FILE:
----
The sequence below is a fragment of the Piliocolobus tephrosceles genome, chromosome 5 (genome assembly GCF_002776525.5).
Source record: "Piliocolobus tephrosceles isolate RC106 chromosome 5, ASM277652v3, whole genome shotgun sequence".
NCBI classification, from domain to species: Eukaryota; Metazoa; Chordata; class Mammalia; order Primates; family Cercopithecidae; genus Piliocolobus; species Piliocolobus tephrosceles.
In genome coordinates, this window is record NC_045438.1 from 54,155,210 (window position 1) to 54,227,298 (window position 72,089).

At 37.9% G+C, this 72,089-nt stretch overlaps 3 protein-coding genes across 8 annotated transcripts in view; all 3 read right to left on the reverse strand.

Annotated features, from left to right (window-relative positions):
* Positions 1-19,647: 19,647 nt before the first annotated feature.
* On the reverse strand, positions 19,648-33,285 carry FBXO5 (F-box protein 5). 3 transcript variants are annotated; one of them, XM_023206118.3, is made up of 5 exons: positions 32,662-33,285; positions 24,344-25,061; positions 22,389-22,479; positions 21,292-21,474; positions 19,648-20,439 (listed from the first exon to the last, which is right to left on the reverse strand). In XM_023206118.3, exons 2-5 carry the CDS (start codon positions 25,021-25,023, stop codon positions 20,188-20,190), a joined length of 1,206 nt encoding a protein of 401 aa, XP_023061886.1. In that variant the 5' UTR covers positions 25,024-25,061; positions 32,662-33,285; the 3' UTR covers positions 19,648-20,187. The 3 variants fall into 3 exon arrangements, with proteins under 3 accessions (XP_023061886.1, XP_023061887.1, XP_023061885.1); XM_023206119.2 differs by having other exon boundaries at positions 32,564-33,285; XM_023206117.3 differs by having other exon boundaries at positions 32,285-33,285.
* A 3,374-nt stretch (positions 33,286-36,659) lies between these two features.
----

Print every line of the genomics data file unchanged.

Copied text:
The sequence below is a fragment of the Piliocolobus tephrosceles genome, chromosome 5 (genome assembly GCF_002776525.5).
Source record: "Piliocolobus tephrosceles isolate RC106 chromosome 5, ASM277652v3, whole genome shotgun sequence".
NCBI classification, from domain to species: Eukaryota; Metazoa; Chordata; class Mammalia; order Primates; family Cercopithecidae; genus Piliocolobus; species Piliocolobus tephrosceles.
In genome coordinates, this window is record NC_045438.1 from 54,155,210 (window position 1) to 54,227,298 (window position 72,089).

At 37.9% G+C, this 72,089-nt stretch overlaps 3 protein-coding genes across 8 annotated transcripts in view; all 3 read right to left on the reverse strand.

Annotated features, from left to right (window-relative positions):
* Positions 1-19,647: 19,647 nt before the first annotated feature.
* On the reverse strand, positions 19,648-33,285 carry FBXO5 (F-box protein 5). 3 transcript variants are annotated; one of them, XM_023206118.3, is made up of 5 exons: positions 32,662-33,285; positions 24,344-25,061; positions 22,389-22,479; positions 21,292-21,474; positions 19,648-20,439 (listed from the first exon to the last, which is right to left on the reverse strand). In XM_023206118.3, exons 2-5 carry the CDS (start codon positions 25,021-25,023, stop codon positions 20,188-20,190), a joined length of 1,206 nt encoding a protein of 401 aa, XP_023061886.1. In that variant the 5' UTR covers positions 25,024-25,061; positions 32,662-33,285; the 3' UTR covers positions 19,648-20,187. The 3 variants fall into 3 exon arrangements, with proteins under 3 accessions (XP_023061886.1, XP_023061887.1, XP_023061885.1); XM_023206119.2 differs by having other exon boundaries at positions 32,564-33,285; XM_023206117.3 differs by having other exon boundaries at positions 32,285-33,285.
* A 3,374-nt stretch (positions 33,286-36,659) lies between these two features.